After all the talk, Young is in bigs
The prospect is called up with hopes that he'll help the Rays on the field and not hurt them off it.
By MARC TOPKIN
Published August 29, 2006
CHICAGO - The Devil Rays have seen how Delmon Young can hurt the organization with his bad behavior and stinging comments. Now they want to see how ready he is to help the team with his potent bat and powerful arm.
The Rays on Monday summoned Young to the majors and he is expected to make his debut tonight in rightfield against the White Sox.
"We obviously deliberated over this for a long time and talked to many people," executive vice president Andrew Friedman said. "During Delmon's suspension we talked to him about some of the things he would need to do when he started playing again, and he's performed very well on and off the field lately. We feel this promotion, along with others we'll make, will help us answer some questions going into the offseason."
Young, the top pick of the 2003 draft, said he was a little surprised and a lot excited by the move.
"It's a dream come true," he said from Durham late Monday night. "When you start playing baseball as a little kid you want to play in the big leagues, and it's about to happen."
Young, 20, is considered one of the game's most talented prospects but has created considerable trouble with his attitude and actions.
Most famously, he was suspended 50 games after throwing his bat at an umpire in an April 26 game. He also has publicly criticized the Rays for not calling him up sooner.
He has played well since returning in June from the suspension and, according to Rays officials as well as former Bulls teammate Kevin Witt, has improved his attitude as well.
"People learn from their mistakes, and I learned from mine," Young said. "I just want to move on and play baseball."
Young put up decent but not spectacular numbers at Triple A, hitting .316 with eight homers, 59 RBIs and 22 steals in 86 games. The Rays would like to see more power and improvement in his strikeout/walk ratio of 65/15.
Young was likely to be called up next week after the end of the Triple-A season, but the move was expedited Monday when Jonny Gomes received a second opinion from Dr. Tim Kremchek in Cincinnati that he needs season-ending surgery on his right shoulder and was placed on the disabled list. Young was in the starting lineup for Durham on Monday but was pulled out and told of the promotion.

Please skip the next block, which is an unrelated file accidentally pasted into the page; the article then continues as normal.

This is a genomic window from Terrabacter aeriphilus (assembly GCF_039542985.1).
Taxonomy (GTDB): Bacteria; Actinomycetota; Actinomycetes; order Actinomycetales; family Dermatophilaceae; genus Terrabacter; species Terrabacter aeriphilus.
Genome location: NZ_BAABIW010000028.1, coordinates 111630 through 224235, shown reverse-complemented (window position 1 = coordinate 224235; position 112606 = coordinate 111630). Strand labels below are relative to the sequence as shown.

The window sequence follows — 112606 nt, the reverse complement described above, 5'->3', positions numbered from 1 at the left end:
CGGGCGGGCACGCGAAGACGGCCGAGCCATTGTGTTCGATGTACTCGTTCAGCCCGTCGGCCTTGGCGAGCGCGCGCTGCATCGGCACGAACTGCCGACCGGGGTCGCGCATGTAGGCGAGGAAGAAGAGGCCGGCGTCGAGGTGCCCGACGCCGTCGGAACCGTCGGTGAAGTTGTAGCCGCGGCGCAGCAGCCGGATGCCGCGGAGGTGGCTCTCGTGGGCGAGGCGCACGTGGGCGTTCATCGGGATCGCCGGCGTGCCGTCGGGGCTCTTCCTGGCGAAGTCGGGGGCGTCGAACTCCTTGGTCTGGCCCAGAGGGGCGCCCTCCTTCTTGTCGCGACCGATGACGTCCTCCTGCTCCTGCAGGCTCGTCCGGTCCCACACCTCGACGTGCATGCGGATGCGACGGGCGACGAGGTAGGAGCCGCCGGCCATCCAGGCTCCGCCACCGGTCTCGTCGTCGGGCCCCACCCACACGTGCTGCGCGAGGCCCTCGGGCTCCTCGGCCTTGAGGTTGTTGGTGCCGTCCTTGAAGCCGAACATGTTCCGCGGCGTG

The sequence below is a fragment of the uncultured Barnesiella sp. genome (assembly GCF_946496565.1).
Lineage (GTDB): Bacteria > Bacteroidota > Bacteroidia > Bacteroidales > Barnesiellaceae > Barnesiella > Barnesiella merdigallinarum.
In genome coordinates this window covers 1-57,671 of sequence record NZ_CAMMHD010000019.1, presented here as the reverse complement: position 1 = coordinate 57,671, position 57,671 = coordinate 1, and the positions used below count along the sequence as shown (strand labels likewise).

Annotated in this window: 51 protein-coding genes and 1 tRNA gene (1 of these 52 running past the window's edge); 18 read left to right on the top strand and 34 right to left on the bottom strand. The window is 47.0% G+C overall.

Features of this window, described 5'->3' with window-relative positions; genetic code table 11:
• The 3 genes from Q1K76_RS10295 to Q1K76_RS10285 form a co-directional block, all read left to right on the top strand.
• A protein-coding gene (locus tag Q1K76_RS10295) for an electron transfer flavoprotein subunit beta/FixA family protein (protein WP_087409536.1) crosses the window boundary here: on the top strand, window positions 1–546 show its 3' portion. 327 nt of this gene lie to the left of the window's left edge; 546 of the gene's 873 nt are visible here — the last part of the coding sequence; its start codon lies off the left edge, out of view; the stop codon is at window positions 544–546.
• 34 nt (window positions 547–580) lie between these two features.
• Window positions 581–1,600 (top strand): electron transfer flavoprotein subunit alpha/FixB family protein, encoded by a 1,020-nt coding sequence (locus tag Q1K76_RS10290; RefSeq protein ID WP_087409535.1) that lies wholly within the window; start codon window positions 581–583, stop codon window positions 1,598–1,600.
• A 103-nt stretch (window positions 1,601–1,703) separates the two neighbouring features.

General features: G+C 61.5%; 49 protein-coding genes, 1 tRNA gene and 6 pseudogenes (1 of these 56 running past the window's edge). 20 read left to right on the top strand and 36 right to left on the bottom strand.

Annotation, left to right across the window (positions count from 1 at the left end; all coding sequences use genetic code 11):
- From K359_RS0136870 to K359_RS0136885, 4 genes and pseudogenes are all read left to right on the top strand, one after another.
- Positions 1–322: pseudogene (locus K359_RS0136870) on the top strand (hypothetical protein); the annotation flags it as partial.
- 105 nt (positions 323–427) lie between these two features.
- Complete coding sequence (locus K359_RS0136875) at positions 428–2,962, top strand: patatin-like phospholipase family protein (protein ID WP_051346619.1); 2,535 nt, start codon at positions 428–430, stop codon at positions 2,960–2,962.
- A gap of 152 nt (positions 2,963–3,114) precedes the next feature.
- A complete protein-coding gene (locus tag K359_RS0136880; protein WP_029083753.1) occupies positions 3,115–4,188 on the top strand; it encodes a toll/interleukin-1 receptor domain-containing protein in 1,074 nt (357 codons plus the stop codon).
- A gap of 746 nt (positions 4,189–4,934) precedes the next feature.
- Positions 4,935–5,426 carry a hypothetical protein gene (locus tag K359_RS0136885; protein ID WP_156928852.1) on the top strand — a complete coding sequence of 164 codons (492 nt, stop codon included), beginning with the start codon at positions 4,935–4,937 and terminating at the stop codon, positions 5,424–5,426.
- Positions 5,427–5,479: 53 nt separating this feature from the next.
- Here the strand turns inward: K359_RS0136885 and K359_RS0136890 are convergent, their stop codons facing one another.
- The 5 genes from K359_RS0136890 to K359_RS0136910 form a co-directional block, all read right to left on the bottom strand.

The Rays will be interested to see what Young can do over the final 31 games, but also how he does it - how he deals with success and failure, how he handles himself in tough situations, what he says and how he says it, etc.
"We feel pretty confident that he is ready to come up and fit into our clubhouse," Friedman said, "although obviously we will continue to monitor that, and also gauge his development on the field."
It also will be interesting to see how he is treated by umpires, who might use their calls to show what they thought of his bat toss. "I think Delmon is fully aware that his reputation with the umpires is something that he is going to have to battle for some time," Friedman said.
The report on Gomes was about as good as could have been expected, Friedman said. He will have arthroscopic surgery in the near future to remove an impingement, and the Rays are "extremely optimistic that he will be ready well in advance of spring training."
Gomes, 25, has had problems with the shoulder since the spring but had hoped to complete the season before having it fixed. Instead, he finished with a .216 average, 20 homers and 59 RBIs in 117 games.
At first, the shoulder problem primarily impacted Gomes' ability to throw, so the Rays limited him to DH duties and kept him out of the outfield. But it eventually affected his swing, as evidenced by the significant dropoff in production: 17 homers in the first 63 games and only three in the next 68. Since the All-Star break, he has hit .124 with two homers and seven RBIs.
Still, Gomes considered the season a success, especially the way it started, when he became only the 13th player in big-league history to hit 13 or more homers in April.
"The first month, the first half was good," he said. "I had a gang of votes for the All-Star team, so to be able to have that in my first full season, my first opening day (in the majors), I take it as a positive. The second half definitely wasn't as planned, but certainly was a good learning experience for me."